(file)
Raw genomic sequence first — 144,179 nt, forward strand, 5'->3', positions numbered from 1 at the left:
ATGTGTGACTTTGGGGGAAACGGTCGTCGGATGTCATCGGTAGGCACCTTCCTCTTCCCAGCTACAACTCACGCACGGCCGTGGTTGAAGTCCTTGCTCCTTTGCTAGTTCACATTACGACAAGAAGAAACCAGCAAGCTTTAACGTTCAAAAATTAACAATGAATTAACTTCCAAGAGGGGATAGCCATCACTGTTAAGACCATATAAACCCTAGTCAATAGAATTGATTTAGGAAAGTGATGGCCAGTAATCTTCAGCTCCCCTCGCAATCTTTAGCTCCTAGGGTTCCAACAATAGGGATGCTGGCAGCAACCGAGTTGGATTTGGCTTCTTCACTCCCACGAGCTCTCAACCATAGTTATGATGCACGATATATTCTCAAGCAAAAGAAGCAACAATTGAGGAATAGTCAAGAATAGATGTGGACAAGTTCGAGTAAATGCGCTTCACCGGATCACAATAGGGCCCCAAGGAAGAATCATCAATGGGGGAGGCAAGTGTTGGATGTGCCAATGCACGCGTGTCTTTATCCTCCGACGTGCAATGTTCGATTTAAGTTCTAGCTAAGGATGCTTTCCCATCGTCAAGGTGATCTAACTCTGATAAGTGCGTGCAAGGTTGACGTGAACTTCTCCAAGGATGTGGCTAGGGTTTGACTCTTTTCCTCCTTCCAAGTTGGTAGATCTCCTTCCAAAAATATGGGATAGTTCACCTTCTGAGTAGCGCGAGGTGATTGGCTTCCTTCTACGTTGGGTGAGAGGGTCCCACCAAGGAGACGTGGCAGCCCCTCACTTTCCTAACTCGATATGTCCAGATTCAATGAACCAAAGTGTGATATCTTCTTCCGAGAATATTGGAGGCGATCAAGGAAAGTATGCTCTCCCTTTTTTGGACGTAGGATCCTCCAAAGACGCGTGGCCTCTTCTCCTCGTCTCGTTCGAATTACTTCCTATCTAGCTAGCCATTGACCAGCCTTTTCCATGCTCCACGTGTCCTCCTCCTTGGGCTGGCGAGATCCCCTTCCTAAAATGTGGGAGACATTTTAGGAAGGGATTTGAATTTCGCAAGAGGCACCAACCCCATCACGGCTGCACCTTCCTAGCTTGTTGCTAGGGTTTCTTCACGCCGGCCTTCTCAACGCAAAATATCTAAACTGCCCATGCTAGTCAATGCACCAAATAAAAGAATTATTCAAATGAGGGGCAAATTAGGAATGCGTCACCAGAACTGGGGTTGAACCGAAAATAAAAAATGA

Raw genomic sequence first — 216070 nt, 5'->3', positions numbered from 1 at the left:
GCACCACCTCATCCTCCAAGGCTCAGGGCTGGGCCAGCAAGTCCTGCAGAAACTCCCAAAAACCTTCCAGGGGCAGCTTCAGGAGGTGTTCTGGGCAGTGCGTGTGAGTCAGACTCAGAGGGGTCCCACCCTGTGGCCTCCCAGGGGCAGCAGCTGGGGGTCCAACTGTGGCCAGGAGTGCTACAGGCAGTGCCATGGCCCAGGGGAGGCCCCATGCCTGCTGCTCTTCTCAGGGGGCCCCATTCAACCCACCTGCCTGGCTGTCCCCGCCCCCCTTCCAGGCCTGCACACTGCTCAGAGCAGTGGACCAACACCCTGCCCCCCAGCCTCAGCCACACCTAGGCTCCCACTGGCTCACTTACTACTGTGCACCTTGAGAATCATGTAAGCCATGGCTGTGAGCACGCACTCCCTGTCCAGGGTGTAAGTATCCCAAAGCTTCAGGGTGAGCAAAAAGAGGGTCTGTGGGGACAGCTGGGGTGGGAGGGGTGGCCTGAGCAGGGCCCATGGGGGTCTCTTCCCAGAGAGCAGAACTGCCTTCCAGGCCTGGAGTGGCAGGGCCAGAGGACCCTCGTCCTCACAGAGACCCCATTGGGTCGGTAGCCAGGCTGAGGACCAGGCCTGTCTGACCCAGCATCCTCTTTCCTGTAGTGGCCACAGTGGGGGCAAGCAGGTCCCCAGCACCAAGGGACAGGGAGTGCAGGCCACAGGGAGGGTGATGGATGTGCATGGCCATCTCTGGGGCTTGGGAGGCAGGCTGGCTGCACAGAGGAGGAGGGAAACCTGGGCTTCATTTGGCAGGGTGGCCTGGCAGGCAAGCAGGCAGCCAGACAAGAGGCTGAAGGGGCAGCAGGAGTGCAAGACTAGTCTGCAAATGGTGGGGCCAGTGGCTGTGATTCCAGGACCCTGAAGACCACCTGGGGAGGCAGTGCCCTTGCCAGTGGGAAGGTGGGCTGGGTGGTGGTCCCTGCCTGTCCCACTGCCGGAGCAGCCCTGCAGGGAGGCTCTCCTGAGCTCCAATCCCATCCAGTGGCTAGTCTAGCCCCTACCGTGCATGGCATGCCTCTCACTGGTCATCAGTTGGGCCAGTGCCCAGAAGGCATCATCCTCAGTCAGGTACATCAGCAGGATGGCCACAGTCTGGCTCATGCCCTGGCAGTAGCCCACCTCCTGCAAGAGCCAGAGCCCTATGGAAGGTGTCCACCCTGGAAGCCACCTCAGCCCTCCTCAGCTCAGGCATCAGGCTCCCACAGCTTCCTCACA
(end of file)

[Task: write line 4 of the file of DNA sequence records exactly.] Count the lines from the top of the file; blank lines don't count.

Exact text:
GCACCACCTCATCCTCCAAGGCTCAGGGCTGGGCCAGCAAGTCCTGCAGAAACTCCCAAAAACCTTCCAGGGGCAGCTTCAGGAGGTGTTCTGGGCAGTGCGTGTGAGTCAGACTCAGAGGGGTCCCACCCTGTGGCCTCCCAGGGGCAGCAGCTGGGGGTCCAACTGTGGCCAGGAGTGCTACAGGCAGTGCCATGGCCCAGGGGAGGCCCCATGCCTGCTGCTCTTCTCAGGGGGCCCCATTCAACCCACCTGCCTGGCTGTCCCCGCCCCCCTTCCAGGCCTGCACACTGCTCAGAGCAGTGGACCAACACCCTGCCCCCCAGCCTCAGCCACACCTAGGCTCCCACTGGCTCACTTACTACTGTGCACCTTGAGAATCATGTAAGCCATGGCTGTGAGCACGCACTCCCTGTCCAGGGTGTAAGTATCCCAAAGCTTCAGGGTGAGCAAAAAGAGGGTCTGTGGGGACAGCTGGGGTGGGAGGGGTGGCCTGAGCAGGGCCCATGGGGGTCTCTTCCCAGAGAGCAGAACTGCCTTCCAGGCCTGGAGTGGCAGGGCCAGAGGACCCTCGTCCTCACAGAGACCCCATTGGGTCGGTAGCCAGGCTGAGGACCAGGCCTGTCTGACCCAGCATCCTCTTTCCTGTAGTGGCCACAGTGGGGGCAAGCAGGTCCCCAGCACCAAGGGACAGGGAGTGCAGGCCACAGGGAGGGTGATGGATGTGCATGGCCATCTCTGGGGCTTGGGAGGCAGGCTGGCTGCACAGAGGAGGAGGGAAACCTGGGCTTCATTTGGCAGGGTGGCCTGGCAGGCAAGCAGGCAGCCAGACAAGAGGCTGAAGGGGCAGCAGGAGTGCAAGACTAGTCTGCAAATGGTGGGGCCAGTGGCTGTGATTCCAGGACCCTGAAGACCACCTGGGGAGGCAGTGCCCTTGCCAGTGGGAAGGTGGGCTGGGTGGTGGTCCCTGCCTGTCCCACTGCCGGAGCAGCCCTGCAGGGAGGCTCTCCTGAGCTCCAATCCCATCCAGTGGCTAGTCTAGCCCCTACCGTGCATGGCATGCCTCTCACTGGTCATCAGTTGGGCCAGTGCCCAGAAGGCATCATCCTCAGTCAGGTACATCAGCAGGATGGCCACAGTCTGGCTCATGCCCTGGCAGTAGCCCACCTCCTGCAAGAGCCAGAGCCCTATGGAAGGTGTCCACCCTGGAAGCCACCTCAGCCCTCCTCAGCTCAGGCATCAGGCTCCCACAGCTTCCTCACA